“The pandemic made visible all the economic precarities and inequalities in the cultural and artistic field in Turkey. It seemed important to us to rethink different formats of collaboration and solidarity in our field. In line with this, the Cultural Policy Studies department of İKSV published The Uniting Power of Arts and Needs of the Cultural Field During the Pandemic in April. It examines the various international support mechanisms set up for the creative industries and proposes a set of measures for the Turkish context, including a call to public authorities, the private sector and individual donors to provide funding for arts and culture that fulfill a pivotal role in community building and solidarity in the cultural field. Subsequently, İKSV launched various important initiatives for professionals in different art disciplines: the Musician Support Fund, COVID-19 Film and Television Relief Fund (with Netflix and Cinema & Broadcasting Union of Turkey), "Co-Production" for theatre productions (with BKM, DasDas, ENKA Sanat, and Zorlu PSM), and others.”
Speaking of partnerships, could you tell us about the forms of solidarity in art and culture found in Turkey?
“There are different forms of solidarity that emerged from the current context in Istanbul. Omuz started as a sharing network among those working and producing in the visual arts, bringing together the parties seeking financial support with parties willing to offer support. It was initiated by a group of workers from Istanbul, who believe in the urgency of unreciprocated resource sharing and cooperation. İzoleproject was formed to create a meeting point for artists coming from different disciplines and who have already been involved in collective working. As an online collective, storytelling has been important to inspire each other. Saha, an association supporting contemporary art from Turkey since 2011, recently issued an open call to support artists and initiatives affected by COVID-19.”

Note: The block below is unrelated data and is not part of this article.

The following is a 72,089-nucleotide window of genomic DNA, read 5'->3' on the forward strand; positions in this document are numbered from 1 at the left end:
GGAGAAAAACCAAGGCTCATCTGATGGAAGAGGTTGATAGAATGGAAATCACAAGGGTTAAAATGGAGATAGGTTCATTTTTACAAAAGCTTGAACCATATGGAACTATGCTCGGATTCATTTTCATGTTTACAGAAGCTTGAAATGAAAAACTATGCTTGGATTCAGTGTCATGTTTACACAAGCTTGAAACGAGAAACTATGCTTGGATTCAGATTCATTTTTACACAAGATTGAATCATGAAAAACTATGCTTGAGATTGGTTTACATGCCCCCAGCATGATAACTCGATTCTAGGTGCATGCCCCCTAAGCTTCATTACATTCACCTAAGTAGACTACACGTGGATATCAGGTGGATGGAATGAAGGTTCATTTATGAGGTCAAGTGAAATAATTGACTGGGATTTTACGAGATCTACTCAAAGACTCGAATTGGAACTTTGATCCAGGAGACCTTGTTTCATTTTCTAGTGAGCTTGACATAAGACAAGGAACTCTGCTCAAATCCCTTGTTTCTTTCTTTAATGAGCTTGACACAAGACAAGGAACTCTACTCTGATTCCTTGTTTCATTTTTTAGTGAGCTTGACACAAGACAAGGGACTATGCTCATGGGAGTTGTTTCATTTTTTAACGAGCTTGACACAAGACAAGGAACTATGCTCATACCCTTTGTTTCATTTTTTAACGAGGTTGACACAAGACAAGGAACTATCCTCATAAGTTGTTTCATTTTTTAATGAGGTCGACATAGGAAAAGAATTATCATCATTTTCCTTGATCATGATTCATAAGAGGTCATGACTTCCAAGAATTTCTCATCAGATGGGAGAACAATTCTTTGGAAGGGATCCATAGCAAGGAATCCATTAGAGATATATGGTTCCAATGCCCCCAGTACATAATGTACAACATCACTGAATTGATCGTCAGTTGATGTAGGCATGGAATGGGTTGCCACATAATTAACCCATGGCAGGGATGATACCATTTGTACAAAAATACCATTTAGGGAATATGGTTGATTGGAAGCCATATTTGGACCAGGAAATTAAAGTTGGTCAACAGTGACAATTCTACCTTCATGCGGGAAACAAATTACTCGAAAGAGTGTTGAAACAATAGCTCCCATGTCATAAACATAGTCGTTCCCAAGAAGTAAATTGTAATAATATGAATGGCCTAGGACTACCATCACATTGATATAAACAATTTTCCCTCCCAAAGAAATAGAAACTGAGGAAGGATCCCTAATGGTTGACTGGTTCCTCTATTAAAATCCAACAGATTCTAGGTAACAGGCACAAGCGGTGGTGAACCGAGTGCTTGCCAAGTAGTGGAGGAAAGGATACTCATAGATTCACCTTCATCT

İKSV has been very quick to convert its range of activities into an online format. What are your thoughts on digital programming and digitisation in arts and culture?
“Most of us tried to fill the emptiness of shared physical togetherness through digital platforms and virtual connections. This was a time when people realised once again that culture and the arts are an essential part of their lives. As the Istanbul Foundation for Culture and Arts, we also felt that we needed to engage with our communities in digital spaces, as bringing people together seemed vital. It is important to think about the strengths of the online formats and how these can help to make art more democratic. At the same time we feel that digitisation of arts and culture can never take the place of a real experience of art and culture. Visiting an exhibition in a space where we really see the works of art and have a common space shared with other visitors will not lose its value even after the pandemic.”
What are your thoughts for the coming months? What are the lessons learned?
“I believe it is important to see the pandemic as a moment of potential change. It has made crystal clear what needs to change regarding our pre-COVID 19 society. We have been questioning why we do art, why we work in the art world, and why we need art, maybe even more during turbulent times. Once again we have experienced that art makes a real difference in how we live our lives. Art amplifies important voices and messages even more in times of social injustice and unrest. It helps us to understand the world around us and to imagine alternative forms of being. We have been witnessing an increased turn to the arts during the pandemic. Through art we are connected to a more universal human experience. Engaging with art becomes a source of resistance and strength. As the inequalities become more visible during the pandemic, art becomes a space to create stronger communities and to understand each other.”
What kind of transformation can we expect for the Istanbul Biennial next year?
“As the Istanbul Biennial is planned to take place next fall in 2021, we have been questioning how to respond to the suspension of life, how to reimagine our formats, how to listen carefully to what the planet and non-humans are trying to tell us, how to care more for each other, how to make systemic changes possible through art for a more equal, more sustainable, more united world. But also how to create a public debate involving intimate views from a political and philosophical perspective and how to create alternative forms of solidarity, both at an international and local level. We live in a state of permanent urgency and climate crisis which is connected to the pandemic. It seems indispensable to us to pause and asses the most basic issues and to rethink our role as people working in the arts field within this situation.”